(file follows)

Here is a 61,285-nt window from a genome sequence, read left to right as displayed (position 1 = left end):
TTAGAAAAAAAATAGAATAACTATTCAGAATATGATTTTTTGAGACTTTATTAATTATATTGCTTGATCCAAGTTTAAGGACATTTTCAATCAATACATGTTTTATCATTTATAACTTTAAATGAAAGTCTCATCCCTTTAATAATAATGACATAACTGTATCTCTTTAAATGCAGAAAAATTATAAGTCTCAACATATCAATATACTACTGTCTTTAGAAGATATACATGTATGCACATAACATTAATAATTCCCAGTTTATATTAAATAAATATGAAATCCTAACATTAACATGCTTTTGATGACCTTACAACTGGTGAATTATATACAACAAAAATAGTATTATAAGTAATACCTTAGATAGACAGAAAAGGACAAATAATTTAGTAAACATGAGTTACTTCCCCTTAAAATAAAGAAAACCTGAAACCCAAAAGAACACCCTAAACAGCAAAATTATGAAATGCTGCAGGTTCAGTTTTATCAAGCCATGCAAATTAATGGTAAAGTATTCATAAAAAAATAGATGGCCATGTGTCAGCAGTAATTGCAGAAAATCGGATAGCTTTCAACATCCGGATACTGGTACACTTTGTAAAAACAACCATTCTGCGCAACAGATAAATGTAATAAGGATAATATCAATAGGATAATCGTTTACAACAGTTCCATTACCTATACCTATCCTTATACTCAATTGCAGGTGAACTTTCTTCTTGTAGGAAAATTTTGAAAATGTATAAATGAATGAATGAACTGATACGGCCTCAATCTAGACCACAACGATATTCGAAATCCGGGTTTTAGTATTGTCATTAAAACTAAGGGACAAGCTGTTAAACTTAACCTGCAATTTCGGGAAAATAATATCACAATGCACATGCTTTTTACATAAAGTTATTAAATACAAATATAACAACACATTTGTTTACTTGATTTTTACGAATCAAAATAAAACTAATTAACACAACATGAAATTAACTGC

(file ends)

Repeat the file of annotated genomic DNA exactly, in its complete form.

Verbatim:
Here is a 61,285-nt window from a genome sequence, read left to right as displayed (position 1 = left end):
TTAGAAAAAAAATAGAATAACTATTCAGAATATGATTTTTTGAGACTTTATTAATTATATTGCTTGATCCAAGTTTAAGGACATTTTCAATCAATACATGTTTTATCATTTATAACTTTAAATGAAAGTCTCATCCCTTTAATAATAATGACATAACTGTATCTCTTTAAATGCAGAAAAATTATAAGTCTCAACATATCAATATACTACTGTCTTTAGAAGATATACATGTATGCACATAACATTAATAATTCCCAGTTTATATTAAATAAATATGAAATCCTAACATTAACATGCTTTTGATGACCTTACAACTGGTGAATTATATACAACAAAAATAGTATTATAAGTAATACCTTAGATAGACAGAAAAGGACAAATAATTTAGTAAACATGAGTTACTTCCCCTTAAAATAAAGAAAACCTGAAACCCAAAAGAACACCCTAAACAGCAAAATTATGAAATGCTGCAGGTTCAGTTTTATCAAGCCATGCAAATTAATGGTAAAGTATTCATAAAAAAATAGATGGCCATGTGTCAGCAGTAATTGCAGAAAATCGGATAGCTTTCAACATCCGGATACTGGTACACTTTGTAAAAACAACCATTCTGCGCAACAGATAAATGTAATAAGGATAATATCAATAGGATAATCGTTTACAACAGTTCCATTACCTATACCTATCCTTATACTCAATTGCAGGTGAACTTTCTTCTTGTAGGAAAATTTTGAAAATGTATAAATGAATGAATGAACTGATACGGCCTCAATCTAGACCACAACGATATTCGAAATCCGGGTTTTAGTATTGTCATTAAAACTAAGGGACAAGCTGTTAAACTTAACCTGCAATTTCGGGAAAATAATATCACAATGCACATGCTTTTTACATAAAGTTATTAAATACAAATATAACAACACATTTGTTTACTTGATTTTTACGAATCAAAATAAAACTAATTAACACAACATGAAATTAACTGC